LE Perspective


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Rebel58
July 23, 2003, 12:42 AM
I haven't been a rookie for years, but after reading this board for a while I just registered. An earlier post inspired me to join an express my freedom of speech.
The post came from a armed courier who was approached by an off duty LEO while completing paperwork for a courier deposit.
I would just like to know courier, what were you driving? An armored vehicle or your personal vehicle?
Apparently you raised the suspicion of the LEO by squalling your tires on a corner. Now I have driven cars that needed tires replaced too, I admit they have a tendency to squal tires, but not long & loud unless you were really trying.
Next when you fled the area you violated the traffic laws of your locale.
Were you being shot at? Rammed with the SUV? Cut off by the SUV?
Why didn't you drive to the nearest police station?
Now don't get me wrong, I understand your apprehension of who was in the SUV, but unless your life was actually threatened you had no reason to jeopardize the safety of the public by running traffic lights.
I'm sure your policy manual doesn't advise you to violate municipal, state & federal laws or jeopardize the safety of the public.

If you really thought your were in danger why didn't you call 911?

If you had really been in a life or death situation calling your dispatcher instead of a 911 dispatcher just slowed your police response by 5 to 10 minutes and created the high probability of communication breakdown. Having a third party relay information always creates problems.
You could have explained your action to your supervisor/company later.
Not to mention the probability that had you been in danger, you gave your perpetrator another 5-10 minutes.

Seconds save lives, minutes and poor judgement don't.

From the officer's perspective first you raised his suspicions then you justified those suspicions by committing violations of the law in his presence. This gave him probable cause that a crime had been committed.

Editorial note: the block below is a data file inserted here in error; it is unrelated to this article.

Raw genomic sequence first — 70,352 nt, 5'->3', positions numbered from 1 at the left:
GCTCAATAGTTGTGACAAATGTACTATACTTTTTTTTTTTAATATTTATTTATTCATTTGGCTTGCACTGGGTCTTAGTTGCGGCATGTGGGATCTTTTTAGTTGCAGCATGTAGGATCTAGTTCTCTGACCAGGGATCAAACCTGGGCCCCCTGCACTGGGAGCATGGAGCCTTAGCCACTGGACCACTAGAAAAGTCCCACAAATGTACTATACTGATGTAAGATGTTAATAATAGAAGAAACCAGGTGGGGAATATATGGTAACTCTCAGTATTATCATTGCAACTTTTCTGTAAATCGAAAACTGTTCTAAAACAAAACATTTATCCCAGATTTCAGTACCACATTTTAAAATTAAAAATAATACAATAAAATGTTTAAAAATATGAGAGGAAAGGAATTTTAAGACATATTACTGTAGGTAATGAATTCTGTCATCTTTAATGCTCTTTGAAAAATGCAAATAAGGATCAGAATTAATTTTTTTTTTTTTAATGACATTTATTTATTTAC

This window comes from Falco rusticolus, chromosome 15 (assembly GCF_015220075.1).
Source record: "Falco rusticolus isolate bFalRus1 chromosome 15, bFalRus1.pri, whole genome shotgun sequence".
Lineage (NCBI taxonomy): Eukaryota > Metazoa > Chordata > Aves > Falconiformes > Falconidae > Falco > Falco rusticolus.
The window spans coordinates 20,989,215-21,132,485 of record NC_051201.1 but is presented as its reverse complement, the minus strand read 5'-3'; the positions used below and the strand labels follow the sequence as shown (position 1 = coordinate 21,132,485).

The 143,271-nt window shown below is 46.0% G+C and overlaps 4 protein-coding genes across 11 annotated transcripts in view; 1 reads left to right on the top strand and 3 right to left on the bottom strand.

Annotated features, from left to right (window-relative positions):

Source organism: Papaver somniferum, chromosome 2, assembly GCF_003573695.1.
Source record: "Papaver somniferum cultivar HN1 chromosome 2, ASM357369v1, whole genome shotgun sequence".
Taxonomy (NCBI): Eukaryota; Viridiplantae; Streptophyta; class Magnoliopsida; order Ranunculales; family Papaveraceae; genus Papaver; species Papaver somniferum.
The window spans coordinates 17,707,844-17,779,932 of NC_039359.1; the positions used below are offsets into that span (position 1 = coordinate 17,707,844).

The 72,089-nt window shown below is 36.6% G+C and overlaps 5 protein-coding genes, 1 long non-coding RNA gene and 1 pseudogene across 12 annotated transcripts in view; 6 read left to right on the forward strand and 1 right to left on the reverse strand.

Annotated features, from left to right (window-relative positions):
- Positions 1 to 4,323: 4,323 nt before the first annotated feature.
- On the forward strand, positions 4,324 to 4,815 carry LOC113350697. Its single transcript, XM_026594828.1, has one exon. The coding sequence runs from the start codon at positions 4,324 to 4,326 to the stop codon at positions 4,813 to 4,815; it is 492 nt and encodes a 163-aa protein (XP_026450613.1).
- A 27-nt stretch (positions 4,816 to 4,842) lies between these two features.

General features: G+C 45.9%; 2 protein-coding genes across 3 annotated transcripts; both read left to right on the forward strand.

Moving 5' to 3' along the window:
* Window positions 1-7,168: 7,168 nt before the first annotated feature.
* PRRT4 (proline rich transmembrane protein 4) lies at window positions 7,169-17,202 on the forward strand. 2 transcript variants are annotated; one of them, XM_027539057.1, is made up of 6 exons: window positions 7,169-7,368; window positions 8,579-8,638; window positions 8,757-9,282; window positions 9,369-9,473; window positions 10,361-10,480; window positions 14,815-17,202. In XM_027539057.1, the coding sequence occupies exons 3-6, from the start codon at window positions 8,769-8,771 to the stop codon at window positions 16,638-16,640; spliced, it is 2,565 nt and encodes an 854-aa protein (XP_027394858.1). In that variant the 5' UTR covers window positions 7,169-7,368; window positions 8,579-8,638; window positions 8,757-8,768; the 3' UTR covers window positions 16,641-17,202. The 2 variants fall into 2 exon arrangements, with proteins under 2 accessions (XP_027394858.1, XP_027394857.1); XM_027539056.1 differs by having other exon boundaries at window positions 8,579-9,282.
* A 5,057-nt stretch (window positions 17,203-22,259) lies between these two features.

As for the emergency lights etc.......not an issue. He wasn't trying to stop you. Our dept doesn't have them for Spec. Units and no officer has them on their POV. Possbility exists that he did call for a marked unit and those units were out of position or on other calls so he broke off the pursuit.
Under the circumstances you voiced - no wonder the officer was po'd. I don't know any that wouldn't be. I've seen the very same scenario happen more than once. As for upholding your company's policy, by not stopping you could have called 911 and driven straight to the police station. (In the grand scheme of things, what is most important to the court? Your company policy or the traffic laws?)
Then your story would have been more credible, as it stands I don't think it will get you off on the traffic violations.
If you really didn't know where the police station was the 911 operator would have been glad to give you directions and they would have been able to tell you if you were being followed by a LEO.
In a position of an armed courier carrying cash I would think the first job requirement would be to know where the police station was located and to have a good working knowledge of the geographical area. I don't buy that excuse and I doubt the judge will either.

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Preacherman
July 23, 2003, 03:23 AM
Hi, Rebel58. Nice to have you on the forum.

The thread to which you refer isn't in the General Discussion Forum (where you posted), but in the Legal & Political Forum. Since that thread has now been closed (because it was generating rather more heat than light), I can't merge your new post with it, as I would normally have done. However, for future reference, it helps if you put your new threads in the same forum as the original. This is NOT a flame - we've all made mistakes like this when new to online boards like THR! :D - but just a suggestion to help in future.

Since the original thread is closed, I'm going to close this follow-up thread too.

Enjoy your stay on THR!

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